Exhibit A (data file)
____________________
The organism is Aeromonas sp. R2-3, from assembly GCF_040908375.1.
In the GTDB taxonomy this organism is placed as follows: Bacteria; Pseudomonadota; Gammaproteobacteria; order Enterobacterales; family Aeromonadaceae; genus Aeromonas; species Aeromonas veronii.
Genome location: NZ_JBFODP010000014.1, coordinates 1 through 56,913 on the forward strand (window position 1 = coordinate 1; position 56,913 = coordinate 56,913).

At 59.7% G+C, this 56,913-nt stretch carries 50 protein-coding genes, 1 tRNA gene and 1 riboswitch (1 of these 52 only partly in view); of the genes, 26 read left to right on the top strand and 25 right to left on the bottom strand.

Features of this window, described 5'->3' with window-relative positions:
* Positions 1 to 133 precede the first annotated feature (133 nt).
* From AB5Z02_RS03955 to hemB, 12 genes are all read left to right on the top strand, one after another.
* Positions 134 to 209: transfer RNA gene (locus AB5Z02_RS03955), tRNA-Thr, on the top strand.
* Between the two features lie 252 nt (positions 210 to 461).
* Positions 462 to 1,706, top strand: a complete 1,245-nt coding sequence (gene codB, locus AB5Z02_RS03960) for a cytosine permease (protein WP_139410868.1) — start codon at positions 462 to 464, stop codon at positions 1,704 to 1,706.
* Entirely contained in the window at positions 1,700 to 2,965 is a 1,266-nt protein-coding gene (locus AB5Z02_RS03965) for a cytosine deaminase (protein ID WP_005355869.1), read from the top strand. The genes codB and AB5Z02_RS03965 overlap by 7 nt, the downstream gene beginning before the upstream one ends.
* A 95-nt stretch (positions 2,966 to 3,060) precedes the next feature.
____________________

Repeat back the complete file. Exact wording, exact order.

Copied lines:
The organism is Aeromonas sp. R2-3, from assembly GCF_040908375.1.
In the GTDB taxonomy this organism is placed as follows: Bacteria; Pseudomonadota; Gammaproteobacteria; order Enterobacterales; family Aeromonadaceae; genus Aeromonas; species Aeromonas veronii.
Genome location: NZ_JBFODP010000014.1, coordinates 1 through 56,913 on the forward strand (window position 1 = coordinate 1; position 56,913 = coordinate 56,913).

At 59.7% G+C, this 56,913-nt stretch carries 50 protein-coding genes, 1 tRNA gene and 1 riboswitch (1 of these 52 only partly in view); of the genes, 26 read left to right on the top strand and 25 right to left on the bottom strand.

Features of this window, described 5'->3' with window-relative positions:
* Positions 1 to 133 precede the first annotated feature (133 nt).
* From AB5Z02_RS03955 to hemB, 12 genes are all read left to right on the top strand, one after another.
* Positions 134 to 209: transfer RNA gene (locus AB5Z02_RS03955), tRNA-Thr, on the top strand.
* Between the two features lie 252 nt (positions 210 to 461).
* Positions 462 to 1,706, top strand: a complete 1,245-nt coding sequence (gene codB, locus AB5Z02_RS03960) for a cytosine permease (protein WP_139410868.1) — start codon at positions 462 to 464, stop codon at positions 1,704 to 1,706.
* Entirely contained in the window at positions 1,700 to 2,965 is a 1,266-nt protein-coding gene (locus AB5Z02_RS03965) for a cytosine deaminase (protein ID WP_005355869.1), read from the top strand. The genes codB and AB5Z02_RS03965 overlap by 7 nt, the downstream gene beginning before the upstream one ends.
* A 95-nt stretch (positions 2,966 to 3,060) precedes the next feature.